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Not even a major storm

The second chapter of “Forgotten” takes readers into the offices and conference rooms at city hall and the county courthouse as Galveston’s leaders made preparations for Hurricane Ike. The most important question they grappled with was if, and when, to call the evacuation. It was interesting to get the perspectives of Mayor Lyda Ann Thomas, City Manager Steve LeBlanc and County Judge Jim Yarbrough months later, after some of the criticism over the evacuation had faded. But it was even more interesting to read the emails they sent to each other in the week before Ike came ashore.

I don’t plan to share any spoilers here. We want you to buy the book, after all! But I will say that while our city leaders insisted they wouldn’t call for an evacuation, they were making plans to do just that. They didn’t make the announcement, however, without some forceful prodding from state emergency management officials. Evidently, Houston television news anchors weren’t the only ones surprised that Galveston wasn’t in evacuation mode on Thursday morning.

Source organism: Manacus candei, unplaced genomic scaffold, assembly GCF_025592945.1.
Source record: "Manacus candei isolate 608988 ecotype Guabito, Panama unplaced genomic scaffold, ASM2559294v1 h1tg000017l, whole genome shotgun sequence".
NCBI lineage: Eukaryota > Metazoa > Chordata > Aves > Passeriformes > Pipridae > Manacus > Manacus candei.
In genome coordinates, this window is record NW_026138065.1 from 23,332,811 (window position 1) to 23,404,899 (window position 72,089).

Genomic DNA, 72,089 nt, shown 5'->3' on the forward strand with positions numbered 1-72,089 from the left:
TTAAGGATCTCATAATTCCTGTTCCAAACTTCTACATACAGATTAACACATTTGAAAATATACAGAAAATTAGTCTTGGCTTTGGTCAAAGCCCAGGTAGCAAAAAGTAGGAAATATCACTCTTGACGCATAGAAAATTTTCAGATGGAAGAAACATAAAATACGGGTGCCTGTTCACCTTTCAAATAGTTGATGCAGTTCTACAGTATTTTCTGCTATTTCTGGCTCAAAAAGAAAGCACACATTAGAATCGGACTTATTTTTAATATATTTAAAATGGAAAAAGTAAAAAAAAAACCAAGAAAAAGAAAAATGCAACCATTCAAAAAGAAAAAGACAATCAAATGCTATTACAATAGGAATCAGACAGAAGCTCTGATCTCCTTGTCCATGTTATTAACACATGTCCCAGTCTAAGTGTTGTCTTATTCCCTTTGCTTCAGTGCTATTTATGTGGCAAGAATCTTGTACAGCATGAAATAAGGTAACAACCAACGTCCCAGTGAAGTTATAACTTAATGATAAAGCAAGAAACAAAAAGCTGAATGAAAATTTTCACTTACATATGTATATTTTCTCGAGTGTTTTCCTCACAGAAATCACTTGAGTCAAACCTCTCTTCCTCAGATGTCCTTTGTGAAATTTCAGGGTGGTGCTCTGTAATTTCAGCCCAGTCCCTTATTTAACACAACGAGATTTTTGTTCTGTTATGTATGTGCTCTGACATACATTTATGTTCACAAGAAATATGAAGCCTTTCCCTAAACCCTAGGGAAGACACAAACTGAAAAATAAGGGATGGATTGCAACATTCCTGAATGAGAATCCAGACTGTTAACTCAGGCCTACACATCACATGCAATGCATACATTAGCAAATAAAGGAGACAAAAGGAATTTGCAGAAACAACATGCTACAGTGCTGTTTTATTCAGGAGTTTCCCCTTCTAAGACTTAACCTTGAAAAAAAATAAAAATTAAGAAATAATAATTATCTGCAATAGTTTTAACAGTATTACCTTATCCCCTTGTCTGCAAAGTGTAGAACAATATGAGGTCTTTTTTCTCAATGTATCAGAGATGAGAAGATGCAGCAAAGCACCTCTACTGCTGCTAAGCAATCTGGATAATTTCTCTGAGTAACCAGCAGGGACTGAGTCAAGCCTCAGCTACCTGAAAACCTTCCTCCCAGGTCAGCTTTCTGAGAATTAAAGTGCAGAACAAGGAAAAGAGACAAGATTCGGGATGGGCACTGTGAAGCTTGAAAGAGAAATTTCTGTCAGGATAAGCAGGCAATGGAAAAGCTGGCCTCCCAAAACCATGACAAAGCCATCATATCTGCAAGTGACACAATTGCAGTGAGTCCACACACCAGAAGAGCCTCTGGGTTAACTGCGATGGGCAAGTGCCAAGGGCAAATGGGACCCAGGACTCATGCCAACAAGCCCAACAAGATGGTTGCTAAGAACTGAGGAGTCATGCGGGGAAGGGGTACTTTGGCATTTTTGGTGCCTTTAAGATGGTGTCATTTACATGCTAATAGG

Months after the storm, Thomas, LeBlanc and Yarbrough all admitted they didn’t realize at the time how serious the storm would be. Officials with the National Weather Service acknowledged their emphasis on the Safir-Simpson scale didn’t help. Most people, including city and county officials, stopped listening to the weather reports after they heard Ike labeled as a Category 2 storm. In their minds, Ike wasn’t even a major hurricane.

Although I’m sure the storm’s category played into officials’ failure to take it seriously, the island attitude of complacency toward hurricanes didn’t help. Galvestonians have a bravado about storms that permeates every level of society. We witnessed it in almost everyone we interviewed for the book. It will be interesting to see whether it persists after Ike.

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